|My grandmothers in Washington D.C. May 1988|
My grandmothers were my rocks at times. We lived with one or the other until I was 8. Then every summer until I was 13 I was sent home to visit. They taught me all sort of things and took me all sorts of places. Each was very different and even as a young girl I can remember thinking that they couldn’t be less a like.
Grandmother Arvin was an officer’s wife. She had pictures and stories from all over the world. I played dress up in her old 1950-60s taffeta dresses and costume jewelry. However, under it all she was still, at times, the rural farm girl. She canned, gardened, make dinner for sick friends, participated in civic events, and was very down to earth. A brilliant woman, she gave up her dreams of college to be a wife and mother. She told me once she wouldn’t have had it any other way.
|Maxine Armstong Arvin|
High School Picture
Her one bad habit (besides loving hard candies and being diabetic) was chain smoking. Prescribed to her as a stress reliever during WWII, she could never quite kick the habit. I have vivid memories of her sitting at her kitchen table for hours with a small glass of orange juice, hard core bodice ripper novel in one hand, and a cigarette in the other. She came to live with us while I was in high school and we cared for her until her death during my junior year.
Grandmother Combs was a retired school teacher and very, very stubborn. She seemed to fight tooth and nail her whole life for everything and wasn’t afraid to let you know her opinion. Grandma lived in the same town her entire life and wasn’t going to be told she couldn’t do anything. She traveled, severed in many organizations for teachers and professional women, and earned a master’s degree. I know at times she was a handful, but her spunk and go get ‘em attitude always made me admire her.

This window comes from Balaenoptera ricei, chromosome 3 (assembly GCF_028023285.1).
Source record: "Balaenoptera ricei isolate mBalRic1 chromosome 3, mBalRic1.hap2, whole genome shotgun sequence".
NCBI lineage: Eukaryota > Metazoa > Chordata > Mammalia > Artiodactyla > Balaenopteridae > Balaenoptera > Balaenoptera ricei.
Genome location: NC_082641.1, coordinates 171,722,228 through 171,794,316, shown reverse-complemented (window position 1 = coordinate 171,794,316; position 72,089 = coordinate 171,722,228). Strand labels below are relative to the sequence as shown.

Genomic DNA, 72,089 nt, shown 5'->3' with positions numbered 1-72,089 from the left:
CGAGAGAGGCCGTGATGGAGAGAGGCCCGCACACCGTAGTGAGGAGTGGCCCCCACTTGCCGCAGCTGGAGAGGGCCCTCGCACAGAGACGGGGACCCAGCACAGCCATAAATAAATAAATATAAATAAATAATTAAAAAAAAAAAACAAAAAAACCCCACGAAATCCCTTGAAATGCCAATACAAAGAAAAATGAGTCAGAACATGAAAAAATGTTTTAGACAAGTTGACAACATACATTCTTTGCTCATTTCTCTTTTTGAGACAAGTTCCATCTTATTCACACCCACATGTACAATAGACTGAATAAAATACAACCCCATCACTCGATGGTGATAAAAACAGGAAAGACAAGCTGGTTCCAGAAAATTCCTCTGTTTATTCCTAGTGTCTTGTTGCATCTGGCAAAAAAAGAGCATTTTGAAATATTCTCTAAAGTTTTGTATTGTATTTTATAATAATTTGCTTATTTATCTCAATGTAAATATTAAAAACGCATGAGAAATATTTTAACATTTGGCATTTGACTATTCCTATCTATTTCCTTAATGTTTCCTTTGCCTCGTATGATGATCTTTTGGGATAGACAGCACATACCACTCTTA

|Ruth Brennan Combs|
First Communion Picture
We were always on the move at her house visiting people, seeing things, or even doing crafts. As a former kindergarten teacher she always had an overflowing stash of construction paper and crafty objects. You could never keep her down, which is why when I think she didn’t feel she could be “normal” again after her surgeries for colon cancer, grandma literally gave up. She died when I was a junior in college, the week before Christmas.
It makes me sad that my kids will not have the honor of meeting these amazing people. There are times that I look back on that time of my life and wish that I had spent more time with them, thanked them more, and told them I loved them more. As a teenager you sometimes do not realize what types of gifts are in front of you until you lose them.